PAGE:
This chapter is published in Finding the Money: Public Accountability and Service Efficiency through Fiscal Transparency, Gabor Peteri (Editor), Open Society Institute (OSI), Budapest, 2008.
Source: Richard G. Little, Keston Institute for Public Finance and Infrastructure Policy, University of Southern California, December 2008
As this paper is written, the United States finds itself at the vortex of multiple converging forces that could change permanently the manner in which the nation’s civil infrastructure is funded and paid for. Simply put, there is recognized need for comprehensive reinvestment in the infrastructure of the United States and the magnitude of the shortfall between needs and spending is daunting. Taken together, annual investment in public and quasi-public infrastructure systems of 4 to 6 per cent of GDP ($500 – $700 Billion) will probably be necessary for the foreseeable future. At the same time, no funding source, either dedicated such as the Highway Trust Fund, or general, such as the Budget of the United States, is projected to have the capacity to generate funds sufficient for infrastructure investment at these levels. Private capital, broadly deployed through various forms of public private partnerships (PPP or P3) could address a portion of the shortfall but PPPs have generated considerable opposition in the U.S. and the long-term viability of this model in the face of the on-going financial crisis is unclear.
Source: Jane Wellman, Change, November-December 2008
The rich and famous are much in the news these days–colleges and universities that is, the ones with endowments in the hundreds of millions or more and whose run-up in assets has raised questions about their non-profit status from both state and federal lawmakers. The U.S. Senate Finance committee wants to know, for example, why institutions that are reported to average 20 percent annual increases in the market value of endowments of $500 million or more still need to raise tuition and fees every year. And the Internal Revenue Service is preparing for intensive audits of more than 400 institutions, looking at revenue-generating activities housed within them and how those activities fulfill the public or charitable purposes of the institutions. Meanwhile, legislation has been proposed in Massachusetts to levy state taxes on the Commonwealth’s wealthiest non-profit private institutions.
Source: National Association of College and University Business Officers (NACUBO) in Partnership with the Association of Governing Boards of Colleges and Universities (AGB), 2008
Colleges and universities are extraordinarily stable institutions, in part due to their mission and role in our society and in part due to how they operate and are managed. Nonetheless, the current financial downturn is impacting higher education institutions in a wide variety of ways.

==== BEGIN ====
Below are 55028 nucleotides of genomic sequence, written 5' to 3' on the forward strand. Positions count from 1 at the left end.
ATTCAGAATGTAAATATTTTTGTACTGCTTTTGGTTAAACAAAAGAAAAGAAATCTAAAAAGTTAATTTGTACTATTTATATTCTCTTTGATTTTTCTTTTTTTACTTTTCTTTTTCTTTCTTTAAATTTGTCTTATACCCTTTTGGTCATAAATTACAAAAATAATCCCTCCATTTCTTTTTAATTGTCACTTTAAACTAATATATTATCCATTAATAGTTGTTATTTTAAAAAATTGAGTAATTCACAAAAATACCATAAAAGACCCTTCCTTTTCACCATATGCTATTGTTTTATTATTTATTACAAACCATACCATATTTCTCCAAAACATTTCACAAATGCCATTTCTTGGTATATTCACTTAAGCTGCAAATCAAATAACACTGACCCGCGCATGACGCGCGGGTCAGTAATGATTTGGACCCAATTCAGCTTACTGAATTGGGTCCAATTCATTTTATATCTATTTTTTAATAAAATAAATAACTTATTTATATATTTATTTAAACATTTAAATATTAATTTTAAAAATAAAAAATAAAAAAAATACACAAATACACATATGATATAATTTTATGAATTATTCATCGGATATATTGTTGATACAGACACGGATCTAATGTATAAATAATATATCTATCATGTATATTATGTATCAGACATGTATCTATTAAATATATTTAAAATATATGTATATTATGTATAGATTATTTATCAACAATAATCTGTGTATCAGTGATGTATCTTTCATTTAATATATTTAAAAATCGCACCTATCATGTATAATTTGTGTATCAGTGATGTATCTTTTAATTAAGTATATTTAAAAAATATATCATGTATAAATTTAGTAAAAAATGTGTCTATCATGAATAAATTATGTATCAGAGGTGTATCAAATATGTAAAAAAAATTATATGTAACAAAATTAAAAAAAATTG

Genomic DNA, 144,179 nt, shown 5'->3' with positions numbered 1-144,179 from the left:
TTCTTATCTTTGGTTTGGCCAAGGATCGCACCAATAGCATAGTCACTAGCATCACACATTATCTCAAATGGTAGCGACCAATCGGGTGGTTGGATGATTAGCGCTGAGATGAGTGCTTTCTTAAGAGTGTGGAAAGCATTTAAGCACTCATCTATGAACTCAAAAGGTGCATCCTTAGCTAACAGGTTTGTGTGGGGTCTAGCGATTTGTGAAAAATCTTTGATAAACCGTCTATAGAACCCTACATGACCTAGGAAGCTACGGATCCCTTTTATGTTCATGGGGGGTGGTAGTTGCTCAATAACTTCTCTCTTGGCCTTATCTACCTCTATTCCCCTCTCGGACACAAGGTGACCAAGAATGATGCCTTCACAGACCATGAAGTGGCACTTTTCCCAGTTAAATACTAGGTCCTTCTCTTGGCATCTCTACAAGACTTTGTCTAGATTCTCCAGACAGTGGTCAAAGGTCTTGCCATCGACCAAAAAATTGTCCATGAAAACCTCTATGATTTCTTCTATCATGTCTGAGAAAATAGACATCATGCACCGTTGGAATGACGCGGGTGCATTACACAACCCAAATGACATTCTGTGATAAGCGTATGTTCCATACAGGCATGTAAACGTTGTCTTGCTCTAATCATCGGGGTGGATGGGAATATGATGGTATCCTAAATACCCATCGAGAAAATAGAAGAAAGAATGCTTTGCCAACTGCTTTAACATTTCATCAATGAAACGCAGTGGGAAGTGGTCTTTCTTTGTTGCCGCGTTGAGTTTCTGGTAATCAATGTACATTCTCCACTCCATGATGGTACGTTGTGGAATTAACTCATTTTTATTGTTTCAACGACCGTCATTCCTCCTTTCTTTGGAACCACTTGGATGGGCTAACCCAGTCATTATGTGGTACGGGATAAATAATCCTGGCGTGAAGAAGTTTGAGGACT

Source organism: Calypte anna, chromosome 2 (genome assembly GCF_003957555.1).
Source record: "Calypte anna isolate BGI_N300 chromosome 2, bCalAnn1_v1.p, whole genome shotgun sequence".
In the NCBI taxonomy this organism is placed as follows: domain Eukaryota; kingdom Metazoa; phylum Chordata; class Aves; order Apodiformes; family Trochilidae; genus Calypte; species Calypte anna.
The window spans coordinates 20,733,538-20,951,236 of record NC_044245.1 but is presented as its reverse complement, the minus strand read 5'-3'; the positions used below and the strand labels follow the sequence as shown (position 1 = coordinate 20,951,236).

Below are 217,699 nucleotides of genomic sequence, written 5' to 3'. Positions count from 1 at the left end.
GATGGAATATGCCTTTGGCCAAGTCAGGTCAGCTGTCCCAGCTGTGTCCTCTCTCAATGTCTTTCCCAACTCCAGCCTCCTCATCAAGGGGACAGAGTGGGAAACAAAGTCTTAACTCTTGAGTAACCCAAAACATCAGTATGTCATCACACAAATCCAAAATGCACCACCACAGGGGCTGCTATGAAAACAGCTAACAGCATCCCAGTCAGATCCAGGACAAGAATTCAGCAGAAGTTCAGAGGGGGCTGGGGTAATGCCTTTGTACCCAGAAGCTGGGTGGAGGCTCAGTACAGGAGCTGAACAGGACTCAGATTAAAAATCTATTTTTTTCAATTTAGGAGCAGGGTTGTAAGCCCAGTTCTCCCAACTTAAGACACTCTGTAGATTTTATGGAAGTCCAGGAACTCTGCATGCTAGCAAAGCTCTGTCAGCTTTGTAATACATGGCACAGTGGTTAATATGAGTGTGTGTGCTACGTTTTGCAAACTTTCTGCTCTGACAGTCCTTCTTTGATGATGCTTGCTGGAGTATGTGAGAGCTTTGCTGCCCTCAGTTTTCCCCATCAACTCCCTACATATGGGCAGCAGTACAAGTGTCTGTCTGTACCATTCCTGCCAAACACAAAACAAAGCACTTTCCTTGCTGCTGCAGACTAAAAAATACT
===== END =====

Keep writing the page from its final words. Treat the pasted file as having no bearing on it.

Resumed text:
The financial challenges described below are among the most pressing in recent times and will call on presidents, chief financial officers (CFOs) and boards to work together to address the near-term fiscal impact on the institution’s operations as well as longer term consequences.
Following the narrative is a series of questions that decision makers are asking of themselves and colleagues as they work through the current uncertain environment. Not all questions will apply to every institution equally. However, effective oversight, management and stewardship mandate that institutional leaders are able to assure themselves and their constituencies that thorough analysis and full consideration have been applied in posing questions, providing answers and making decisions.
Source: Jane V. Wellman, Association of Governing Boards of Universities and Colleges, 2008
College costs–how money is spent as opposed to where it comes from–have received relatively little attention compared with other aspects of higher education finance. Instead, most media and policy attention has been focused on rising tuitions, the intense competition for admission to selective institutions, the complex system of financial aid, and the eroding share of public revenues going to higher education. These concerns are leading to a renewed focus on institutional spending–and whether more can be done to manage costs without compromising quality or access.
Source: Jane V. Wellman, Donna M. Desrochers, Colleen M. Lenihan, Rita J. Kirshstein, Steve Hurlburt, Steve Honegger, Delta Cost Project, January 2009
From the summary:
The report, the second from the Delta Project on Postsecondary Costs, Productivity, and Accountability, examines revenue and expenditure data for nearly 2,000 public and private non-profit colleges and universities (representing more than 75 percent of higher education enrollment) and analyzes recent trends, focusing on the period from 2002 to 2006. It is the most up-to-date and comprehensive assessment of higher education finance in the nation.
– Presentation Summary
– Recommendations for Action
– Frequently Asked Questions
– State Data